The simplest way to thread this needle is to implement a saner version of the increase in a way that is supported by academic evidence. In other words, we should indeed raise the wage, just not to $15 per hour. And probably not to the same level in every place. And probably not adjusted for the Consumer Price Index, a common proposal from minimum wage enthusiasts like Fight for $15 that would lead the minimum wage to steadily grow outside of the control of policymakers.

Rather, we should gradually nudge the minimum wage upwards until it reaches a level that is higher than today, but which has been shown to have little or no negative economic effect; say $9 or so. The exact pace of increases is debatable; there is no academic study demonstrating an optimal pace of minimum wage increases to minimize bad effects. But the existing research shows the least-damaging effects for hikes in the $0.25 to $1.00 range. Scheduling in annual hikes would probably amplify effects, as the Seattle study has shown, so it’s good to bias towards a lower end of that range: scheduled increases of $0.25 to $0.50 a year until the wage reaches somewhere around $9 an hour. This would raise wages for many workers, take the fire out of much of the call for a higher minimum wage, and do minimal economic damage.

After that, policymakers should neuter the second part of Fight for $15: inflation indexing (i.e. indexing to the Consumer Price Index). Instead of indexing to inflation, minimum wages should be set to track median wages multiplied by the prime-age employment-to-population ratio, which, jointly, is basically a measure of labor demand. This calculation may sound complicated, but it’s valuable. Basically, when the employed share of the working age population falls, say due to a recession, the minimum wage would rise by less, or perhaps even fall slightly, meaning that recessionary firings of low-wage people might be less common. But when wages in a local area are rising, low-wage workers would see their wages rise too. This would not create an inflationary spiral because wages aren’t tied to local prices, but to other local wages. Using median wage instead of average wage ensures that there won’t be a perverse arithmetically driven wage-spiral either. To my knowledge, no country has tried this framework.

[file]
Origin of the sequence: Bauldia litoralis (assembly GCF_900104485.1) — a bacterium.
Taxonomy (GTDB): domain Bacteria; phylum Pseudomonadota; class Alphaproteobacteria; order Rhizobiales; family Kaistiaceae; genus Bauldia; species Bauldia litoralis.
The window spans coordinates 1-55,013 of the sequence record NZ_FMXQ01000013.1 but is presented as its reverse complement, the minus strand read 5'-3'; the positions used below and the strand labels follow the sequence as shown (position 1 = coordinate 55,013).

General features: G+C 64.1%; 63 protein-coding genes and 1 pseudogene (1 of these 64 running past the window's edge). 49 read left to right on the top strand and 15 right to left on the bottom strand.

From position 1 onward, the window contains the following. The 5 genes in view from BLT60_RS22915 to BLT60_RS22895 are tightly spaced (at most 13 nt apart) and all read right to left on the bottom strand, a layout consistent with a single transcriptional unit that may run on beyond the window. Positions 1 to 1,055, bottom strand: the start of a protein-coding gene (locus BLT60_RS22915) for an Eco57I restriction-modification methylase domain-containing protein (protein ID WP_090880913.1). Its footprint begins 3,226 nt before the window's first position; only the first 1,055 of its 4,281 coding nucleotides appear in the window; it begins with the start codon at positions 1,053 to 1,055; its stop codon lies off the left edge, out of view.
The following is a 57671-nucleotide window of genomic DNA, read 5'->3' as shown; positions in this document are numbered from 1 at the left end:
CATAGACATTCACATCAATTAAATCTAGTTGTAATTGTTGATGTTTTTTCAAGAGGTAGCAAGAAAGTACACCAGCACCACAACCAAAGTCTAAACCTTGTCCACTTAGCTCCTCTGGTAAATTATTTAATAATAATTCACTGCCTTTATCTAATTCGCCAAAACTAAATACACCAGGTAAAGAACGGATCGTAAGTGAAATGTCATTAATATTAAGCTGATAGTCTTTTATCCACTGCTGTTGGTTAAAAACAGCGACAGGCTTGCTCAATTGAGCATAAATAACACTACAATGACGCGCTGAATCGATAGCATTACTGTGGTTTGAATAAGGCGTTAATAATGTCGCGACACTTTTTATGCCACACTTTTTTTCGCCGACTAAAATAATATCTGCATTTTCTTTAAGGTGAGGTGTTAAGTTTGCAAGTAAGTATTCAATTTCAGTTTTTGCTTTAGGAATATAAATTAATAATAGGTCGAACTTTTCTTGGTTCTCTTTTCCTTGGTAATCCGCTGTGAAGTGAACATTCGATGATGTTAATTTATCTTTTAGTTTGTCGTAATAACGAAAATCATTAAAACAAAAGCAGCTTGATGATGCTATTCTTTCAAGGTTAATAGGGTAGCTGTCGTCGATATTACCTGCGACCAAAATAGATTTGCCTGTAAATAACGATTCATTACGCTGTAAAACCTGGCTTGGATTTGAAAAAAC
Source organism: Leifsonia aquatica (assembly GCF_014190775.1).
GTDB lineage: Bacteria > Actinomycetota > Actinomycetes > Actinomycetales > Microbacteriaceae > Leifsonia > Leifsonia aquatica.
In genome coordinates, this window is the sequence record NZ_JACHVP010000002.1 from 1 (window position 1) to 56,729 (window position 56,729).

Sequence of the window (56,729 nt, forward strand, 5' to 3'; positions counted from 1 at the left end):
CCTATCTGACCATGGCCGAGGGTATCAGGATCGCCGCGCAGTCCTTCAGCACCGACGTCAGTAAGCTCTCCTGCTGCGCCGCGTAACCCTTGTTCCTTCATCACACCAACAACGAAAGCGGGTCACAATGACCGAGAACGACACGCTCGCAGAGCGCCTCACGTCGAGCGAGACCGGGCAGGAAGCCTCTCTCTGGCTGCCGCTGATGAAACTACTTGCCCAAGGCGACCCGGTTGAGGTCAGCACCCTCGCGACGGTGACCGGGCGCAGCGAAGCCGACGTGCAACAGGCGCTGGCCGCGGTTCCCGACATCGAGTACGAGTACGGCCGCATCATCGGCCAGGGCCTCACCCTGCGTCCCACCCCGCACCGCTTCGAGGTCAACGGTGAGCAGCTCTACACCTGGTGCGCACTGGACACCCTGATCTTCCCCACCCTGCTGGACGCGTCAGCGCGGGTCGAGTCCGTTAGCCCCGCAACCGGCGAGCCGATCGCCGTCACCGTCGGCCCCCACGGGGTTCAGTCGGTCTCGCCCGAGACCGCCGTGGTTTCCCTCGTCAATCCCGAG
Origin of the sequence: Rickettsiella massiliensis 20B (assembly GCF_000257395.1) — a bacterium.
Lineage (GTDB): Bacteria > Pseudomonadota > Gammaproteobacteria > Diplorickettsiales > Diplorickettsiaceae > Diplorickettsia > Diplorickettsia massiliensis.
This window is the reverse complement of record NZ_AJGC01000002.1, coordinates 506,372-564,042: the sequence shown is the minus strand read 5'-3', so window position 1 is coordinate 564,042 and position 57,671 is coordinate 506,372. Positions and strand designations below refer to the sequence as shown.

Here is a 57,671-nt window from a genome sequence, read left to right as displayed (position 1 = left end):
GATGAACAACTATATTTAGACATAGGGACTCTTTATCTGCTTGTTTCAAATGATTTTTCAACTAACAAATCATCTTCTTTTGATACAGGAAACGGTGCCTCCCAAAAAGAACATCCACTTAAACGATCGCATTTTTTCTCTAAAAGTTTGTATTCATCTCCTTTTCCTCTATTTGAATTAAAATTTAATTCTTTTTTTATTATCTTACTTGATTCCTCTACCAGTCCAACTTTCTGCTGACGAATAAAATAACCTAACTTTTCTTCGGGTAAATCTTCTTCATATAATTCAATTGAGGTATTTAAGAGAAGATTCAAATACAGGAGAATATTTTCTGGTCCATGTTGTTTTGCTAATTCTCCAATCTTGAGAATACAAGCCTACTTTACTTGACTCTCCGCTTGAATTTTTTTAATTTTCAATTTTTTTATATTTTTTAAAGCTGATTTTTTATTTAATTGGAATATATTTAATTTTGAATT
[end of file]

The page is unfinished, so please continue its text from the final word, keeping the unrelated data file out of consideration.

This proposal would, in the long run, allow local minimum wages to vary widely, preventing low-cost Alabama from being destroyed by a wage set for high-cost California. But it would also ensure that minimum wages grow at a sufficient pace so that workers are less likely to feel that their salaries are constantly being eaten away by inflation: their wage will always be essentially a fixed ratio of what middle-class people in their state are being paid. This indexing, however, is accomplished without tying the wage directly to inflation, so that the minimum wage can respond more dynamically to local market conditions. Furthermore, it’s all phased in at a slow enough rate to minimize the damage from the initial hike.

This proposal is clearly a second-best—and, while not ideal, would cause less economic harm than a minimum wage of $15 per hour. In fact, it might actually boost incomes for workers enough to offset the small effects of lower hours or lower employment. But more importantly, it would bake into our system a plan for regional variation in wages and smart indexing, without giving in to the activist demands for a fast-growing, uniform national wage set at Seattle levels. In the long run of course, economists and policymakers should work to replace the minimum wage system with one of wage subsidies. But until then, replacing our current haphazard system with a more systematic, economically-founded, moderate minimum wage law would do much to help workers and stave off economically dangerous activism on the left.

Lyman Stone is an economist who specializes in regional development and demographics. He is also an Advisor at Demographic Intelligence, a Senior Contributor at The Federalist, and a Research Fellow at the Institute for Family Studies. He and his wife Ruth currently live in Hong Kong, where they serve as missionaries in the Lutheran Church.